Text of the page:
I stare at the flow chart. Blood sugar is over 300 –> Check for ketones –> No ketones, check again in an hour –> Still over 300, give insulin via a shot, then change the pump set.
Nick’s been over 300 since dinner. We should have rechecked him around 9 or 10 p.m., dealt with this then. But Bobby didn’t know about that check because he’d made a video run and I didn’t know about the later ones because I’d passed on The Godfather (his Father’s Day choice), opting for bed instead. (Yes, it’s a great movie, an American classic, but I’ve seen it and I’m over the genre.) I should’ve said, “We need to recheck Nick at 10 p.m.” But in my exhaustion – and because the pump has, for the most part, smoothed out the highs and the lows, lulling me into security – I didn’t. So they didn’t check until midnight, after the final close of the door. And not knowing about the earlier reading, Bobby simply waited up another two hour to recheck. When the 2 a.m. check showed him still over 300, Bobby woke me up, unsure in his exhaustion what the next step should be. That’s when I went to the chart.
This is the only problem we’ve had with the pump: sometimes the night before a set change, something stops working and Nick’s blood sugar shoots up, stays up. The ordeal always occurs in the late night/early morning hours – seems to be the nature of diabetes to attack when we’re all most vulnerable.
So we had to wake Nick up, get him to pee on a strip that would tell us if ketones had developed in his blood.
(“If you don’t have enough insulin available in your body, and the blood glucose rises, your body will eliminate the glucose by passing it into your urine. As your body takes fluid from everywhere it can to help dilute the urine and pass the sugar out, you’ll get dehydrated. Because the glucose is passing out through the urine, the body is starving and fat will burn. If the body burns too much fat too quickly, ketones will accumulate in your bloodstream. Ketones make your body too acidic, which will upset the body’s chemical balance. Your body might not be able to excrete the ketones adequately. In this setting, if your glucose is high, you are dehydrated, and your ketones are large, then your body’s chemical balance is disrupted and you could develop a life-threatening condition called ketoacidosis.” Source.)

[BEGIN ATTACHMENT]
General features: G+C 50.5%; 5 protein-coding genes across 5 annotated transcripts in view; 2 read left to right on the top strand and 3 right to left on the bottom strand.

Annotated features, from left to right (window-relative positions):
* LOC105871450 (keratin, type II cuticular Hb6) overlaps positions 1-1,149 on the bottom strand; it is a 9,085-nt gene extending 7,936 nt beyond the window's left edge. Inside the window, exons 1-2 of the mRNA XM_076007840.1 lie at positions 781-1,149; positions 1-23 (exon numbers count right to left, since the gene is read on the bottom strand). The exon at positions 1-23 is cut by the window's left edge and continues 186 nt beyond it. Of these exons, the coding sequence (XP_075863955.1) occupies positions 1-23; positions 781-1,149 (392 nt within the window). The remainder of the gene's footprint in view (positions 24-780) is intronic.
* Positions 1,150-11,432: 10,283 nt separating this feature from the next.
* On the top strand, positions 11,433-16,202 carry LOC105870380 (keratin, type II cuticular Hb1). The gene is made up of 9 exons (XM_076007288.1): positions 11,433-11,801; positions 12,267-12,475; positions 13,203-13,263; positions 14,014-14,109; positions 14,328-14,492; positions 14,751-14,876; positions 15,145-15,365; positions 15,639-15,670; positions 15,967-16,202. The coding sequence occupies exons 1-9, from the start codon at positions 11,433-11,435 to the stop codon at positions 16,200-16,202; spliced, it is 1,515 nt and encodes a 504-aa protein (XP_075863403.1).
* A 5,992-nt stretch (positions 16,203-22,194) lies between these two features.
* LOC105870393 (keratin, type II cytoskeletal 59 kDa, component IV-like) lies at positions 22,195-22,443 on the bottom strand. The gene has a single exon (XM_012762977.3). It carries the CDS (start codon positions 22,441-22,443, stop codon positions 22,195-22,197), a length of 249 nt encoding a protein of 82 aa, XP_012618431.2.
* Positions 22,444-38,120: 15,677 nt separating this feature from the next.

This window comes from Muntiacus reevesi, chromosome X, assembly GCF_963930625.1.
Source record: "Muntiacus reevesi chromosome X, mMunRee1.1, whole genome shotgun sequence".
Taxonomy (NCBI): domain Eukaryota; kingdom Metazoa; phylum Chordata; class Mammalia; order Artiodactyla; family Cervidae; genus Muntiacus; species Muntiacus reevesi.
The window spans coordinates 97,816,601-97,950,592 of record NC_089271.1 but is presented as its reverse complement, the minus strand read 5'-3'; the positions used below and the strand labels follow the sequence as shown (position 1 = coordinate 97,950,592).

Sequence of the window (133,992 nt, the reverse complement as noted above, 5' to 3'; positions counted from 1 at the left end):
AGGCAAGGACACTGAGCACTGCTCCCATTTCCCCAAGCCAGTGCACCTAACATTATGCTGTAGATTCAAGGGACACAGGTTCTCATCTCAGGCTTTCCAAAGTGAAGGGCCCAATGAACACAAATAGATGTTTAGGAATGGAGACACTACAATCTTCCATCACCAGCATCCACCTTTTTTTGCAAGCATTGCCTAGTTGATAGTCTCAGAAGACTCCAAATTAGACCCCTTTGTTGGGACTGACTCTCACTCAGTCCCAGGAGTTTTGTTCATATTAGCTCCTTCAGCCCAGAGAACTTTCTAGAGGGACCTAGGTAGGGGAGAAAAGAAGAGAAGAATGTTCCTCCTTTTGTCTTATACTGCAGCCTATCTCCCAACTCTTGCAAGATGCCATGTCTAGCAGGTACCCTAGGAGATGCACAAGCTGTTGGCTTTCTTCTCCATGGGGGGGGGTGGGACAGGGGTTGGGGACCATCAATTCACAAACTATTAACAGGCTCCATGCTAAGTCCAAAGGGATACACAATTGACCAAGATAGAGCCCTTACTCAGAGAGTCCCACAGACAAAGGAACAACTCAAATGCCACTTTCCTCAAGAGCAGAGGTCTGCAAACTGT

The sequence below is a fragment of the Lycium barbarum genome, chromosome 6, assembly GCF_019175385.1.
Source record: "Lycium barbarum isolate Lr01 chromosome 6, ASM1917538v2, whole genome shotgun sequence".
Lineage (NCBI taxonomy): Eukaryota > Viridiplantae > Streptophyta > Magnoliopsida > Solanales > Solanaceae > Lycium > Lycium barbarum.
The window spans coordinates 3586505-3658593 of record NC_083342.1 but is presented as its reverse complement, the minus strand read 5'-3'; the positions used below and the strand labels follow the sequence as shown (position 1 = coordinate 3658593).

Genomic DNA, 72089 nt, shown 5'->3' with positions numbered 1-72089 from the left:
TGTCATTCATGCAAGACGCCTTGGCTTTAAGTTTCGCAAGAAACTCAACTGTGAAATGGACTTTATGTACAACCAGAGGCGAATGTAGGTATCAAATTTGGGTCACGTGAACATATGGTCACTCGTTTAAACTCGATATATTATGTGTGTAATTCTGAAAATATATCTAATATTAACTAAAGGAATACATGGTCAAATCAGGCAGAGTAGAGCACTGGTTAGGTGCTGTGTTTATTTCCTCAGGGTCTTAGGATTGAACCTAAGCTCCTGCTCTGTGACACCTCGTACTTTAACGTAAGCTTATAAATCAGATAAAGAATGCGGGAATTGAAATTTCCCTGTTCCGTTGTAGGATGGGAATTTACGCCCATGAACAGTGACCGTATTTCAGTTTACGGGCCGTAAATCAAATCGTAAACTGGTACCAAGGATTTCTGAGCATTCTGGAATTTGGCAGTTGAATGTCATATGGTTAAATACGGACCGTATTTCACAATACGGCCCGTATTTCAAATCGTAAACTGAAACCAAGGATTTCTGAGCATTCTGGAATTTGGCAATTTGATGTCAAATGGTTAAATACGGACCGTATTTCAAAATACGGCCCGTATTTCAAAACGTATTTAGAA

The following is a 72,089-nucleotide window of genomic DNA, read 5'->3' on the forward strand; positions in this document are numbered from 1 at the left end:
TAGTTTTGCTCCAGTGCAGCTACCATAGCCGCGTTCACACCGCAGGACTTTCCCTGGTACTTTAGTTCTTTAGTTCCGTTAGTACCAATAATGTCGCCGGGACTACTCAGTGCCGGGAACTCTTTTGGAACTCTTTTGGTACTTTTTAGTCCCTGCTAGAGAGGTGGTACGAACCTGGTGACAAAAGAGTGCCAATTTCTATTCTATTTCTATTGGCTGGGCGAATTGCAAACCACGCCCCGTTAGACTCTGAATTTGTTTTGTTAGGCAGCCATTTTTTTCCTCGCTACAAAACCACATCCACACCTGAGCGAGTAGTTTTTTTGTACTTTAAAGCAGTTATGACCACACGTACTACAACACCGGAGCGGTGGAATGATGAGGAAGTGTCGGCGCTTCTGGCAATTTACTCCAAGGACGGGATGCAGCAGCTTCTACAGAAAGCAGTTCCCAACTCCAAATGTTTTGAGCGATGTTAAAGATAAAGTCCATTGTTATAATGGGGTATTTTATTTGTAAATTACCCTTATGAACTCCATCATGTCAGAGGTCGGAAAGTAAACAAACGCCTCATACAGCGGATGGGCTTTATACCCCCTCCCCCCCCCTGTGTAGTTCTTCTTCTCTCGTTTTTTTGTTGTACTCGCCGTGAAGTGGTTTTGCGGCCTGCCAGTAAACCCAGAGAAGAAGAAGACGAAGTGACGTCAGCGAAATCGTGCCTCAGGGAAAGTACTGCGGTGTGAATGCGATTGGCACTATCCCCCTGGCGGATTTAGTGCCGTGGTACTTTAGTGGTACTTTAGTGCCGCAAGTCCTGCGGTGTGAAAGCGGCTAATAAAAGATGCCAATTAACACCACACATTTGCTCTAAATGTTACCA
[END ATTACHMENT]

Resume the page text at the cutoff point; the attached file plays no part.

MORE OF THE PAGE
All clear, thankfully. Before I knew anything about Type 1 diabetes, two-and-a-half years ago before our lives were redefined by the disease, when we thought Nick was just run down, just suffering some inconvenient-but-normal malaise that would pass, he developed ketoacidosis. The nurse explained the condition to me on the plane, the Cal-Ore life flight, a tiny bullet of a thing, shooting us to San Francisco and rescue from at least that much.
After arguing with Nick about whether the set change was necessary – 2 a.m. does not seem to be an hour at which we are at our finest – we reached agreement. When I type “reach agreement,” what I mean is, I gave up trying to gently explain to my tired and frustrated young teenager, and raised my voice. “It says to do it!” I said, shaking the paper at him. He’s such a trooper most of the time, nearly all the time. I can think of only one instance of self-pity, of him acknowledging out loud, “Having diabetes sucks.” Whatever’s going on in his mind, on the outside, his focus is on what needs to be done about it here-and-now so that he can get about doing what he wants to do.
Tonight was close, though. The improvement of the pump includes reducing needle interaction from an average of five shots a day to a set change every three.
That’s huge. I love not having to stick needles through my son’s skin several times a day. But the set needle is bigger, longer, scarier. I exhibit calm, but sometimes queasiness hits as I push the sharp end through Nick’s flesh. And anger. I hate that he has this disease. I hate that I’m helpless to fix it, that my “help” involves me causing him pain. He rarely complains about that either, just breathes steadily until the set needle is in and out, infusion tube successfully inserted. Bobby’s better at it than I am, so I leave it to him whenever possible, even though passing it off feels like shirking responsibility. I feel guilty for being glad Bobby’s willing to take it on. He did it tonight, too, the two of them so tired, Nick leaning on the wall as Bobby crouched next to him, finding the best angle.
And then Bobby went to bed and I came to the computer, thinking I could use up an hour typing this all down. I wish surfing was all I had to write about – and I am a few sessions behind – but the north wind’s up and our dream of surfing every day in June blown away. It’s time to check Nick now. Hopefully, he’s fine. Hopefully, I won’t be back at the keyboard in five minutes. Hopefully, we’ll all get some sleep.